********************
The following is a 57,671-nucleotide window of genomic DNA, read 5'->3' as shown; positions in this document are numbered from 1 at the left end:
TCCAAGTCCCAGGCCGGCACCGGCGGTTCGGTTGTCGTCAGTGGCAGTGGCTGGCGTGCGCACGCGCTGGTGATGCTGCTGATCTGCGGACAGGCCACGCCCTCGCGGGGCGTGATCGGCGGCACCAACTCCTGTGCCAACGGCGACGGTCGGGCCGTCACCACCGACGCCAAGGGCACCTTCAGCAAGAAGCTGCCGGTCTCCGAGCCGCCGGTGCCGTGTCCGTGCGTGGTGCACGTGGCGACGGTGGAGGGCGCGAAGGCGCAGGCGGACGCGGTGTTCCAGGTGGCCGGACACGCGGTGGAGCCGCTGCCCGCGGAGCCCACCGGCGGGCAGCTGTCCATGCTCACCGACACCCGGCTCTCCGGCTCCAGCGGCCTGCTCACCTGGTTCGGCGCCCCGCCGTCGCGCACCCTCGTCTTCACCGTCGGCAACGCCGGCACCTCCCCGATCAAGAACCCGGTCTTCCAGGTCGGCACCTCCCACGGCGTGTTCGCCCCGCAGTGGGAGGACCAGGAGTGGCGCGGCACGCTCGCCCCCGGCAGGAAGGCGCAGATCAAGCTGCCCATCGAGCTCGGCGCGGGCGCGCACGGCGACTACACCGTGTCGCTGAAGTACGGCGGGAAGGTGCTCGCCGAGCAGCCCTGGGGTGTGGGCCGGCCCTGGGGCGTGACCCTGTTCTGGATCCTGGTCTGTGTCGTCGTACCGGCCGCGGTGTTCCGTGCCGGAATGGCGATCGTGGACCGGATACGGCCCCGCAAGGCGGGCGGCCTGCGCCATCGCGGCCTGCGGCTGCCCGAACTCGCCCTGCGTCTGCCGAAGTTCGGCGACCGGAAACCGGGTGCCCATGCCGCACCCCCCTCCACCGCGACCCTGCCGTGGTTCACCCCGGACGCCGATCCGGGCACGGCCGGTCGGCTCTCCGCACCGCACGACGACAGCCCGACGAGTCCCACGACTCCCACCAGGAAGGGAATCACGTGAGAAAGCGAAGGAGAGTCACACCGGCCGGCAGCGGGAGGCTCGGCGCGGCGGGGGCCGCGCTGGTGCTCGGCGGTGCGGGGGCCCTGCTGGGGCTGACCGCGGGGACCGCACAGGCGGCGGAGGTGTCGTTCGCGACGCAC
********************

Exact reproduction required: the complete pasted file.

The following is a 57,671-nucleotide window of genomic DNA, read 5'->3' as shown; positions in this document are numbered from 1 at the left end:
TCCAAGTCCCAGGCCGGCACCGGCGGTTCGGTTGTCGTCAGTGGCAGTGGCTGGCGTGCGCACGCGCTGGTGATGCTGCTGATCTGCGGACAGGCCACGCCCTCGCGGGGCGTGATCGGCGGCACCAACTCCTGTGCCAACGGCGACGGTCGGGCCGTCACCACCGACGCCAAGGGCACCTTCAGCAAGAAGCTGCCGGTCTCCGAGCCGCCGGTGCCGTGTCCGTGCGTGGTGCACGTGGCGACGGTGGAGGGCGCGAAGGCGCAGGCGGACGCGGTGTTCCAGGTGGCCGGACACGCGGTGGAGCCGCTGCCCGCGGAGCCCACCGGCGGGCAGCTGTCCATGCTCACCGACACCCGGCTCTCCGGCTCCAGCGGCCTGCTCACCTGGTTCGGCGCCCCGCCGTCGCGCACCCTCGTCTTCACCGTCGGCAACGCCGGCACCTCCCCGATCAAGAACCCGGTCTTCCAGGTCGGCACCTCCCACGGCGTGTTCGCCCCGCAGTGGGAGGACCAGGAGTGGCGCGGCACGCTCGCCCCCGGCAGGAAGGCGCAGATCAAGCTGCCCATCGAGCTCGGCGCGGGCGCGCACGGCGACTACACCGTGTCGCTGAAGTACGGCGGGAAGGTGCTCGCCGAGCAGCCCTGGGGTGTGGGCCGGCCCTGGGGCGTGACCCTGTTCTGGATCCTGGTCTGTGTCGTCGTACCGGCCGCGGTGTTCCGTGCCGGAATGGCGATCGTGGACCGGATACGGCCCCGCAAGGCGGGCGGCCTGCGCCATCGCGGCCTGCGGCTGCCCGAACTCGCCCTGCGTCTGCCGAAGTTCGGCGACCGGAAACCGGGTGCCCATGCCGCACCCCCCTCCACCGCGACCCTGCCGTGGTTCACCCCGGACGCCGATCCGGGCACGGCCGGTCGGCTCTCCGCACCGCACGACGACAGCCCGACGAGTCCCACGACTCCCACCAGGAAGGGAATCACGTGAGAAAGCGAAGGAGAGTCACACCGGCCGGCAGCGGGAGGCTCGGCGCGGCGGGGGCCGCGCTGGTGCTCGGCGGTGCGGGGGCCCTGCTGGGGCTGACCGCGGGGACCGCACAGGCGGCGGAGGTGTCGTTCGCGACGCAC